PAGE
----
More than 170,000 patients in Ontario lost their family doctors in the first six months of the COVID-19 pandemic, a new study has found.
The study, led by Unity Health Toronto and non-profit research institute ICES, found the number of family physicians who stopped working doubled between March and September 2020 compared to the same time period the previous year.
This equals nearly three per cent of Ontario’s practicing family physicians, officials said.
On average, between April and September from 2010 through to 2019, researchers say about 1.6 per cent of family physicians stopped work.
“Nearly 1.8 million Ontarians don’t have a regular family physician,” Dr. Tara Kiran, lead author of the study and a family physician at St. Michael’s Hospital of Unity Health Toronto, said in a statement.
“Our findings suggest things are only going to get worse, which is really concerning because family medicine is the front door to our health system.”
The study found that about 385 of 12,000 physicians stopped their practice, and that those who did were more likely to be aged 75 or older and care for under 500 patients.
The findings also suggest that many of these doctors were approaching retirement and accelerated their plans during the pandemic.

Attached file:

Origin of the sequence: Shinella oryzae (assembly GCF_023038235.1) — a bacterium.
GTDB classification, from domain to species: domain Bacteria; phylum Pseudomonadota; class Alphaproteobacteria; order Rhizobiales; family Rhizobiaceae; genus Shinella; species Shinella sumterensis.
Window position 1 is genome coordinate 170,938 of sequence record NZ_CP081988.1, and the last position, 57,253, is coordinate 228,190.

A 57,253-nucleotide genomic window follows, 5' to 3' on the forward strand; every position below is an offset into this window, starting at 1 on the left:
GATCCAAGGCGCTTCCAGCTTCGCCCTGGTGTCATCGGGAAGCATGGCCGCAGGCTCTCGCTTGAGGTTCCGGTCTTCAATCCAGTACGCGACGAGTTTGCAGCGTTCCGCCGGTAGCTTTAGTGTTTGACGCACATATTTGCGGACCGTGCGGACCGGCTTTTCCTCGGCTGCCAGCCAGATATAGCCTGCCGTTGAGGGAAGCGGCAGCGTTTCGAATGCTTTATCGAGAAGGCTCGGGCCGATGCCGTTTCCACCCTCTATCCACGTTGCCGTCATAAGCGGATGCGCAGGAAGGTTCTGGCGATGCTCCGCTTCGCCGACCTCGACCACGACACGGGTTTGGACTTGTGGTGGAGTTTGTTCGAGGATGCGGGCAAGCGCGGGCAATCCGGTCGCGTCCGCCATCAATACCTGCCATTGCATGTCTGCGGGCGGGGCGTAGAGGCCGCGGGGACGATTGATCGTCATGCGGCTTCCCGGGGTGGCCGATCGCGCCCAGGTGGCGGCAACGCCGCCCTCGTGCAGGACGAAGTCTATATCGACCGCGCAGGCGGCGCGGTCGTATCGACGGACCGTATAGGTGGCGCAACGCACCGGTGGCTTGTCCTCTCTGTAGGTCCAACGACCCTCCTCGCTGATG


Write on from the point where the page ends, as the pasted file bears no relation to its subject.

The study emphasizes that it cannot prove that the pandemic was a direct cause of the exodus and cites other possible reasons such as health concerns, increased practice costs due to infection prevention and control measures, drop in revenue due to reduction in visits and burnout.
“More research is needed to understand the long-standing impact on primary care attachment and access to care and the broader impact on population health,” the study says.
The researchers also noted that while 385 physicians doesn’t appear to be that many when looking at the overall number of family doctors in Ontario, “over half of the physicians who stopped working had patients formally enrolled on their roster, and estimated the physicians cared for more than 170,000 patients.”
“The shortage of family physicians and other primary care providers is a complex Canada-wide problem related to aging of physicians and patients, increasing patient and system complexity, declining interest in family medicine among medical school graduates, and misdistribution of the workforce, especially affecting rural areas,” Dr. Rick Glazier, co-author of the study, said in a statement.
“These pre-existing factors have been exacerbated by the pandemic and call for fundamental changes in how we are organized, paid, supported, and deliver care.”
As a result, the researchers are calling for a re-evaluation of the payment model for family doctors, saying the model needs to create a more predictable income and provide doctors with flexibility. They also suggest expanding primary care teams to include other health professionals, including social workers, pharmacists and nurses.